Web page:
ers' day;" and we think it not imIn the article Ades or Hades, probable that this, or some simiDr. Rees has, with great proprie- lar circumstance, may have sugty, introduced the explanation gested “ Whose are the Fathers" which Dr. Campbell has given (Rom. ix. 5) to the mind of the of this word. It ought to be preacher, as a text suited to the known to the mass of those, who occasion. read the Bible, that the word hell, After an appropriate introducin several instances in the New tion, he inquires, “Who these Testament, means the invisible fathers were ; what were their state, and embraces all the dead, characters; what were their reas distinguished from the living ligious principles ; and what The word, which conveys the privileges there are in a descent idea of the place of future punish from them ?" ment, though translated into Under the first head of inquiry, English by the word hell, is ge- it occurs to the mind of the henna, and not hades. The He- preacher, that the story of their brew word, which answers to

forefathers was already familiar hades, viz. sheõl, ought, in the Old to them, and that the reiterated Testament, to have been trans- recital of it had left but little unlated to mcan in some instances rehearsed; but he justly rethe grave, in others the invisible marks, that“ unless it be repeattlale, or the worid of departed ed, when, in process of time, your spirits.

children shall say, what mean ye To be continued.

by this service ? the answer will be vague and unsatisfactory.” In guarding against such an incon

venience, Dr. H. has judiciously A Discourse delivered at Ply- detailed the causes, which occamouth, 22d Dec. 1806, at the

sioned the removal of the fathAnniversary Commemoration of ers; has adverted to the difficulthe first landing of the Fath

ties which attended it ; to their ers, A. D. 1620. By Abiel

pious conduct upon this imporHolmes, D. D. Cambridge. tant occasion; to the dangers 1806. p. 32.

they afterwards encountered, and DESCENDED from some of the the hardships they endured ; and best of men, the inhabitants of to the merciful interpositions of Plymouth, (the first European set- divine providence in their favour. tlement in New-England) justly

An enumeration of all these parglory in their ancestors, and cele- ticulars does not appear to have brate the anniversary of their land- been necessary in answering the ing, in grateful commemoration of question, who were the fathers !

Yet there is so much connexion of which no one of their descendbetween the latter and the former, ants will be ashamed, if he be not that no violence is done to the ashamed of the gospel of Christ." feelings of the reader upon this The privileges attending a occasion ; and the story is calcu- descent from such ancestors, form lated to excite a particular inter- the next subject for consideraest in favour of the pilgrims. tion. After binting at those

Under the second head the possessed by the Jews, to which fathers are charucterized, as “dis- the apostle alludes in the text, the tinguished by integrity, piety, preacher remarks, “ Not unlike Christian zeal, and primitive sim- these, men and brethren, are our plicity of manners :" and the privileges in deriving an origin names of a number are mention from the fathers of New England. ed, who were eminent amongst To us, through their means, are them. “ These illustrious names, committed the same oracles of (the preacher remarks) and the God, which were transmitted by merits attached to them, are en - the Hebrew patriarchs to their tirely familiar to you ; nor would descendants, with the additional faithful tradition, or your own discovery of those things, which more faithful records ever suffer many prophets and kings desired them to pass into oblivion. To in vain to see. To us, too, through a tablet, however, less perishable the medium of our Christian faththan either of these, are those ers, are made the same promises, names committed ; and it ought which were made to the Hebrew to heighten the pleasures of this fathers ; for the promises were day to reflect, that a biographer, unto them, and to their children, worthy of them, has at length and to all afar off, even as many been found. While faithful nar- as the Lord should call.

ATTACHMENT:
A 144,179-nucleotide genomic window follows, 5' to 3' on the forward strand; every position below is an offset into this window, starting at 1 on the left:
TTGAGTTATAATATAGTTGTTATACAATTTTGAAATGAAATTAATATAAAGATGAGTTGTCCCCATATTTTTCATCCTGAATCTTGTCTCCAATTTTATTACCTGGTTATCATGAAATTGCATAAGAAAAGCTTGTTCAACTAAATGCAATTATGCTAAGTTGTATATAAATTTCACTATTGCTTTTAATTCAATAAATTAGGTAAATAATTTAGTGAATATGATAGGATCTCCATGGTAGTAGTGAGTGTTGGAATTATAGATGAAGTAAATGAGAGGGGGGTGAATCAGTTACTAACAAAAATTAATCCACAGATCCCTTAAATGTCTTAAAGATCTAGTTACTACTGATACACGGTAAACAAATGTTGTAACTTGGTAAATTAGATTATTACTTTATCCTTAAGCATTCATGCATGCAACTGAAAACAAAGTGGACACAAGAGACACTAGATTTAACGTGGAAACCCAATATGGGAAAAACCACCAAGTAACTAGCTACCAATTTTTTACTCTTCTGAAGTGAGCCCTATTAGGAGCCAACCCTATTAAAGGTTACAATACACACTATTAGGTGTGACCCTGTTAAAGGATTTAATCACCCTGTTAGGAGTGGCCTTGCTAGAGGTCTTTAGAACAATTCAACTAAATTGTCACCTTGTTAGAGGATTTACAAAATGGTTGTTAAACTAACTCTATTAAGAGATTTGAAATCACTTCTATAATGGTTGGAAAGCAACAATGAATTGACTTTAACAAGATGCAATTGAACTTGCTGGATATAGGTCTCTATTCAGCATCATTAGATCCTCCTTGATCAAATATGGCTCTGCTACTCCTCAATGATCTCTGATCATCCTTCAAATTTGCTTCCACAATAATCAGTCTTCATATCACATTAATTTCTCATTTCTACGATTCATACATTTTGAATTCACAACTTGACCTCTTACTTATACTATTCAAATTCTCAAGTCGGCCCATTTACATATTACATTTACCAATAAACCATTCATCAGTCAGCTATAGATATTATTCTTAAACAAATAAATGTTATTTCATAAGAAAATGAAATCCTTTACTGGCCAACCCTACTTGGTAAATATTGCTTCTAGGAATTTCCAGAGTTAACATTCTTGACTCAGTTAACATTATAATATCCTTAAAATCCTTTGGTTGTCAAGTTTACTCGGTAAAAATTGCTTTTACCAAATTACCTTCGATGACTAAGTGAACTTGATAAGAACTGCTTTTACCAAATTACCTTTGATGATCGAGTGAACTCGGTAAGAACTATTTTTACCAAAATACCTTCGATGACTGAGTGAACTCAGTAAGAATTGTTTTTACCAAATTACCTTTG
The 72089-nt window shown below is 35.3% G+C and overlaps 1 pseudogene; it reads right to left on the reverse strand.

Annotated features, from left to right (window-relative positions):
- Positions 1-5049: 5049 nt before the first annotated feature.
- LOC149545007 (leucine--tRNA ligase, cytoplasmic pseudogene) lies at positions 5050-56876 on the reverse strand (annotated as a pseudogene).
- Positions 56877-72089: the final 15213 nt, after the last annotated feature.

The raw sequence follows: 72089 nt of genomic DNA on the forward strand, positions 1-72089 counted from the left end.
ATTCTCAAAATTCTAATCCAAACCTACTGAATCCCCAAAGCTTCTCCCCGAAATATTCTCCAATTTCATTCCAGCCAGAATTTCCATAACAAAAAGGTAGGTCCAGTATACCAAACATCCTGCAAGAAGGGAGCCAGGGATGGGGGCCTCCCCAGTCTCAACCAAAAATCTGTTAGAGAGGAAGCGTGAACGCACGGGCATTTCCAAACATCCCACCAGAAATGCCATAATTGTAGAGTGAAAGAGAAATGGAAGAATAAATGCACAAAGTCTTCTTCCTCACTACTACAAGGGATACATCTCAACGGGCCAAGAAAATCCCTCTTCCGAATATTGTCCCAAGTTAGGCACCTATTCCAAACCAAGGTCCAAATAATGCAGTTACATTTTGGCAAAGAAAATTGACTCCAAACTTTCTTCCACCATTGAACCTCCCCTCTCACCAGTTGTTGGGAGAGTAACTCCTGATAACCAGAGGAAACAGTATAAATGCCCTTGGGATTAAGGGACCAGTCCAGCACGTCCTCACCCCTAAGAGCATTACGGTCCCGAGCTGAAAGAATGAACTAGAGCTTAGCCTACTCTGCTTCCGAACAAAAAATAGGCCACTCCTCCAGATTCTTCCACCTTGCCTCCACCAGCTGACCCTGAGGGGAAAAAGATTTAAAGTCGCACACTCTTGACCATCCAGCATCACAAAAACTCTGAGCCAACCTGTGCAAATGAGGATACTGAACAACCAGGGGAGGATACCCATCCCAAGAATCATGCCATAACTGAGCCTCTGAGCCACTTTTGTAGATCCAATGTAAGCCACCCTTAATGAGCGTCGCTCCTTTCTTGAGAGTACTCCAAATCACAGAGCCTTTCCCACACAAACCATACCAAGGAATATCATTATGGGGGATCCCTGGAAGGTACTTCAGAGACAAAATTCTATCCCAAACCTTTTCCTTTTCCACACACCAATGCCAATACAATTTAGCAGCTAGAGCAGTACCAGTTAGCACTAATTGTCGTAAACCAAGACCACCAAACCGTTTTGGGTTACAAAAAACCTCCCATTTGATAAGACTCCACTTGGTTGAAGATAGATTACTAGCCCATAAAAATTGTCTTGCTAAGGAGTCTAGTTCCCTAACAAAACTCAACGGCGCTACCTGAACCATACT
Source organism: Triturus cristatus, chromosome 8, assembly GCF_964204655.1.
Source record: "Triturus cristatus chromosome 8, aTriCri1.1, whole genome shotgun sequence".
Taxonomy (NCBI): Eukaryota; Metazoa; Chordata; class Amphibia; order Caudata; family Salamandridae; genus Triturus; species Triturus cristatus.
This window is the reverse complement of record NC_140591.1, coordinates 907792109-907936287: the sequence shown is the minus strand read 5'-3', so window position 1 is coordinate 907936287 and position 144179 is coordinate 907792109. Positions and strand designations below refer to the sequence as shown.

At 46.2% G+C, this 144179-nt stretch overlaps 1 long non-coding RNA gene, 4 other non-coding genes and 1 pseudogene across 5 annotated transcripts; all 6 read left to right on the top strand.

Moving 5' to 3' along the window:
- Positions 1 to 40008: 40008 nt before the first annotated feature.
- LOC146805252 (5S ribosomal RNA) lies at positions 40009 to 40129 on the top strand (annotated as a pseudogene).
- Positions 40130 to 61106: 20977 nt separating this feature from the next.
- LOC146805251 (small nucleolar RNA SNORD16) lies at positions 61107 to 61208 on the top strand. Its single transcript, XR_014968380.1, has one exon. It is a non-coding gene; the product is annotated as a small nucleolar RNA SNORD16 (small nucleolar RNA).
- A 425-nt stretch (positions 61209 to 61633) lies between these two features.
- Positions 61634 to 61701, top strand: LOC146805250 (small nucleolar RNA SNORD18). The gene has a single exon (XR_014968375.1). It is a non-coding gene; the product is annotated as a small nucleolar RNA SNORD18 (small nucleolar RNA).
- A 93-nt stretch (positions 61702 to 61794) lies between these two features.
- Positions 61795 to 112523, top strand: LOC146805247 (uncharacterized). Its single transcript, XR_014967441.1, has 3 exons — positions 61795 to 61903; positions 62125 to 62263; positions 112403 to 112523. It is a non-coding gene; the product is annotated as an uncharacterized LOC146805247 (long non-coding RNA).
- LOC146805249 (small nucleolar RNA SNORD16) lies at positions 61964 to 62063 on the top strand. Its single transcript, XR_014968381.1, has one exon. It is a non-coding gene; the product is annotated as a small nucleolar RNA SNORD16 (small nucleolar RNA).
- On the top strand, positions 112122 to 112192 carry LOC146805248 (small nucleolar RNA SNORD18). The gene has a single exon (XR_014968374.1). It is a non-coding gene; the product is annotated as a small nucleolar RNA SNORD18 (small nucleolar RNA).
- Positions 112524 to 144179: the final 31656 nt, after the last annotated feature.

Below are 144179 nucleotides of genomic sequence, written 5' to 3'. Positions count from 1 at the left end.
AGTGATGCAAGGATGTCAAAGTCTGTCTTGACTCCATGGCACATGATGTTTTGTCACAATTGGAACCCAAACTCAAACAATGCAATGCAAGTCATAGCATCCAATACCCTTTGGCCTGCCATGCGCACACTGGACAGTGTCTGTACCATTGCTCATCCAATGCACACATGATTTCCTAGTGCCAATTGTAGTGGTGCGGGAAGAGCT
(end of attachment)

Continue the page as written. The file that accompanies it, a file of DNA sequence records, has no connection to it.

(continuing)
To us rative, discriminating remark, has been transmitted from the and purity of style, continue to fathers, the reformed protestant be universally pleasing, the fathe religion, as free probably from ers of New England will live in human mixtures, as it can be the pages of BELKNAP.” found in any church in christen

Under the next head of inqui- dom. In our fathers, too, we ry the religious principles of the have the benefit of examples of forefathers are detailed at consid- exalted virtue and piety, which erable length ; this was the more would have adorned the church necessary, as they have been in the patriarchal, or the aposmuch misrepresented both by ig- tolic age." norant and designing men. The He then recommends the recapitulation, whilst it shews study of the history of the how anxious our fathers were to fathers, as the history of men, found their faith upon the word who were but little known to the of God, and to contend earnestly world, and for that reason often for it, as being thus founded, must misapprehended and injuriously reprove many of their descend- aspersed; who though pronouncants for their lukewarınness re- ed by some to be bigots, and by specting it, and their departure others enthusiasts, were truly from its principles; “ principles tights shining in a dark place :